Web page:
Merrell Dow, 953 S.W.2d at 713. Notably, the expert testimony at issue in Merrell Dow involved sufficiency of data supporting scientific opinion evidence.

Similarly, Paoli involved the admissibility of expert scientific opinion evidence, wherein the Third Circuit Court of Appeals stated:

We now make clear that it is the judge who makes the determination of reasonable reliance, and that for the judge to make the factual determination under [Federal] Rule [of Evidence] 104(a) that an expert is basing his or her opinion on a type of data reasonably relied upon by experts, the judge must conduct an independent evaluation into reasonableness. The judge can of course take into account the particular expert's opinion that experts reasonably rely on that type of data, as well as the opinions of other experts as to its reliability, but the judge can also take into account other factors he or she deems relevant.

Paoli, 35 F.3d at 748. Finally, the Commission points to the Third Circuit Court of Appeals' decision in Z.F. Meritor, LLC v. Eaton Corp., 696 F.3d 254 (3d Cir. 2012). Therein, the Court held:

The record amply supports the District Court's concern that, although [the plaintiff's expert] was generally aware of the circumstances under which the [revised strategic business plan 8] was created and the purposes for which it was used, he lacked critical information that would be necessary for [the defendant] to effectively cross-examine him. An expert's ‘lack of familiarity with the methods and the reasons underlying [someone else's] projections virtually preclude[s] any assessment of the validity of the projections through cross-examination.’ TK–7 Corp. v. Estate of Barbouti, 993 F.2d 722, 732 (10th Cir. 1993)[.]

Z.F. Meritor, 696 F.3d at 293.

The Commission argues that “[t]he parallels [between Z.F. Meritor and the instant] case are striking[.]” Commission Amended Br. at 16. However, they are not. The representations in the Bonner Affidavit did not consist of scientific or complex mathematical data, or methodologies such as that in the revised strategic business plan at issue in Z.F. Meritor. Rather, the Bonner Affidavit simply represented Parx Casino's position on its willingness to grant an easement. Moreover, “courts of our Commonwealth are not bound by decisions of federal courts inferior to the U[nited] S[tates] Supreme Court.” In re Stevenson, 615 Pa. 50, 40 A.3d 1212, 1216 (2012). Nor are Pennsylvania Courts bound by decisions of other states' courts. Eckman v. Erie Ins. Exch., 21 A.3d 1203 (Pa. Super. 2011).

Recently, in Commonwealth v. Watkins, 630 Pa. 652, 108 A.3d 692 (2014), the Pennsylvania Supreme Court held that the Post Conviction Relief Act (PCRA) court did not abuse its discretion when it declined to admit two lay affidavits concerning Watkins' participation in “KIDS,” a program for troubled teens (KIDS program), and declined to admit the Watkins' expert's testimony based thereon. Therein, Watkins' expert (Dr. Woods), a psychiatrist who had never examined or even spoken to Watkins, based his opinion of Watkins' competence solely on his reviews of Watkins' medical records and the affidavits. The first affidavit, which was unsigned and undated, was purportedly by an individual identified as a staff person from the KIDS program during Watkins' involvement. The affidavit was accompanied by an email from the individual purporting to have read and agreed with the affidavit. The second affidavit was from an individual explaining that he had participated in the KIDS program with Watkins, and describing his and Watkins' painful emotional experiences and Watkins' physical and emotional state while in the KIDS program.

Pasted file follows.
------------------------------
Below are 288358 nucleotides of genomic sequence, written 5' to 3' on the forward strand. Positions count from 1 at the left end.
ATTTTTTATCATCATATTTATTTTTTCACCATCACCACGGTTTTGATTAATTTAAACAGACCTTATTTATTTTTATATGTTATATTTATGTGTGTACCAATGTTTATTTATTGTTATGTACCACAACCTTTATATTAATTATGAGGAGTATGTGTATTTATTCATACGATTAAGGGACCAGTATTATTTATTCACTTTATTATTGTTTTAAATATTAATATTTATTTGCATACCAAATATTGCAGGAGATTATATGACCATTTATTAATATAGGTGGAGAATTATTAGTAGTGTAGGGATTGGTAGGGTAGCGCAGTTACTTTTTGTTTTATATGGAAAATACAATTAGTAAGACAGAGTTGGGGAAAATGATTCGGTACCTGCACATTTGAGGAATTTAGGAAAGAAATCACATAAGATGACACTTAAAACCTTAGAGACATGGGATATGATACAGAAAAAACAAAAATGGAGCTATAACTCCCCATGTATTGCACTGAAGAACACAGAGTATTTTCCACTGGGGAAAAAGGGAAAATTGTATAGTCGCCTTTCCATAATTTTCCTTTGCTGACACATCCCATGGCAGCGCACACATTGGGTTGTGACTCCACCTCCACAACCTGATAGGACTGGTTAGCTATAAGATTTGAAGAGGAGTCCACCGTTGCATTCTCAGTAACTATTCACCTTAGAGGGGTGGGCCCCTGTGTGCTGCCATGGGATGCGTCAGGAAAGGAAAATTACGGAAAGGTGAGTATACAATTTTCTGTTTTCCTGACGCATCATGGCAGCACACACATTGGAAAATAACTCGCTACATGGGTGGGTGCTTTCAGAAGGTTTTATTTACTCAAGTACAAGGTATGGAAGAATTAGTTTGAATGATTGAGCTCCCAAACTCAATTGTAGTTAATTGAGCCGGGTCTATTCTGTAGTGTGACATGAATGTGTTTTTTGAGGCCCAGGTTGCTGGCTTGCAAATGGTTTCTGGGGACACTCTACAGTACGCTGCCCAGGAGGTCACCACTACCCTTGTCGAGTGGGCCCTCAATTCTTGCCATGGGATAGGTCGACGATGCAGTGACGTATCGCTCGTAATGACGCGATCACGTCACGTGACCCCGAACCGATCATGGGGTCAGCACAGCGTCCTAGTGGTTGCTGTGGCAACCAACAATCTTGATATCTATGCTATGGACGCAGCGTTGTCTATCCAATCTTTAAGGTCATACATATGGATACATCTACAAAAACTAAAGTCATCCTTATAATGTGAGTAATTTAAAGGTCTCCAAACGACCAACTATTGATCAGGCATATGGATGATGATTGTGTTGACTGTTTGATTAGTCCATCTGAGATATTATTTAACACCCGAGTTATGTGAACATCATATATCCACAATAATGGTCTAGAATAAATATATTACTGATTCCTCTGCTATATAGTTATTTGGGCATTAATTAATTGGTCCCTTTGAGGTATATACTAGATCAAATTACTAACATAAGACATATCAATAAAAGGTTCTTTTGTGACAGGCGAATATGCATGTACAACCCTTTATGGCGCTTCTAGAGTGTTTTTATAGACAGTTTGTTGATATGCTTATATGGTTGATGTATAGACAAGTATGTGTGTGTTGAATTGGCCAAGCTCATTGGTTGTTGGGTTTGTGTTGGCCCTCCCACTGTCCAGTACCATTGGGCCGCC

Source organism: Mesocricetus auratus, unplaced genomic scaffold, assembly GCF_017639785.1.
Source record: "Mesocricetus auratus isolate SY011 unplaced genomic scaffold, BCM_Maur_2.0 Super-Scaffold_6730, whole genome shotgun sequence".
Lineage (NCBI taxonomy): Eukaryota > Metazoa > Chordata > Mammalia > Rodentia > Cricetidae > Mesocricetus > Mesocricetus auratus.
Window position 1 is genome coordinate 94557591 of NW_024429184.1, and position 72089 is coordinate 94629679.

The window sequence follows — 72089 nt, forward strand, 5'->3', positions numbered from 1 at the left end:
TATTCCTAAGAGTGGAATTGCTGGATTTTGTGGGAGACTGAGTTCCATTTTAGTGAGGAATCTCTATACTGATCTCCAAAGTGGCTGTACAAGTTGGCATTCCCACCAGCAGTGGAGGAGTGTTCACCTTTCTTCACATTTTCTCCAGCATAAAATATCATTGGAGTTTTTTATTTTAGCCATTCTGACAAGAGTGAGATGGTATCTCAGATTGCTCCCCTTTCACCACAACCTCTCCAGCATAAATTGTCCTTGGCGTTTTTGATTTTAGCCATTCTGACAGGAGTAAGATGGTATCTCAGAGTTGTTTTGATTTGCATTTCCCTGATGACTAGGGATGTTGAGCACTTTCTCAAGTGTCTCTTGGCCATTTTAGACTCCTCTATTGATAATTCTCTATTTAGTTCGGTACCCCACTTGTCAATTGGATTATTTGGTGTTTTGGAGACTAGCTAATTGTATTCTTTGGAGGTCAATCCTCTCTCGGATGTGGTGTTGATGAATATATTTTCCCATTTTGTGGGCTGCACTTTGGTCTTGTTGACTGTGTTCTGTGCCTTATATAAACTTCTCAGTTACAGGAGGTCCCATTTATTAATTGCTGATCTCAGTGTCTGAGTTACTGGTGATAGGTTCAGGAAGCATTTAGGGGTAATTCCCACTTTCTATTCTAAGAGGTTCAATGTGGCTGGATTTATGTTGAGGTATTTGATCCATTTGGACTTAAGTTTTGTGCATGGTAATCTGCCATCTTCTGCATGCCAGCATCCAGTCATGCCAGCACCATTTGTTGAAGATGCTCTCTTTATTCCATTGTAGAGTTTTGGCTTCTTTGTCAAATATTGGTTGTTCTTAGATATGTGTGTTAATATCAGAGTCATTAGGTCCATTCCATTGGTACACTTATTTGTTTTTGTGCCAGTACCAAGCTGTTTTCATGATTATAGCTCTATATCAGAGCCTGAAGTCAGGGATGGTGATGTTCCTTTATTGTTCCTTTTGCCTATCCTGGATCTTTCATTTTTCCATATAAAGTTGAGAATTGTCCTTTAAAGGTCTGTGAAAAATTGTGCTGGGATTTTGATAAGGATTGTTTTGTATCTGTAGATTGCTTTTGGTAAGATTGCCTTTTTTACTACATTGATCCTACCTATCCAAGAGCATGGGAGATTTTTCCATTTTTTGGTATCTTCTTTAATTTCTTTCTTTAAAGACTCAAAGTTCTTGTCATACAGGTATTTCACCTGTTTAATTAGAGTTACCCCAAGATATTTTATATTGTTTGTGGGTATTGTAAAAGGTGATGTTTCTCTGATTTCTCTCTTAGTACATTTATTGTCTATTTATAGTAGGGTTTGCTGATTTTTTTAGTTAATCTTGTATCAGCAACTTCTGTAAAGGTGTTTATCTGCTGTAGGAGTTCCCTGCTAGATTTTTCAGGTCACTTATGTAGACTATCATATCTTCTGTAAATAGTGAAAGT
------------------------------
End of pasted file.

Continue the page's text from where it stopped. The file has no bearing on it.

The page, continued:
The Pennsylvania Supreme Court explained:

We cannot find that the PCRA court abused its discretion in this regard. [Watkins] has made no showing that experts in Dr. Woods's field of psychiatry would form an opinion in reasonable reliance on statements of ‘facts' prepared for litigation; untested for credibility or accuracy; and authored by lay persons with unknown qualifications, experience, and motivation to whom the experts have never spoken. Dr. Woods'[ ] opinion testimony based on the statements would have no value unless the statements themselves were reliable and credible. Notably, [Watkins] could have called the declarants to testify, allowing them to be cross-examined and thereby tested on the reliability, accuracy, and credibility of their declarations. Indeed, the PCRA court explicitly asked PCRA counsel if the declarants were going to testify, and counsel's answer was ‘no.’ The PCRA court did not abuse its discretion in declining to allow Dr. Woods to give opinion testimony based on the out-of-court statements in the [affidavits].

Watkins, 108 A.3d at 737 (emphasis added). In contrast to Watkins, the trial court in the instant case permitted the expert testimony, and its decision is entitled to deference absent clear abuse of discretion. Further, the out-of-court statement was made by the Vice President and General Counsel of Parx Casino's owner and operator, an attorney, and an individual whom the Tarlinis' Experts knew, and it expressed Parx Casino's willingness to grant an easement. Thus, the facts at bar differ significantly from those in Watkins.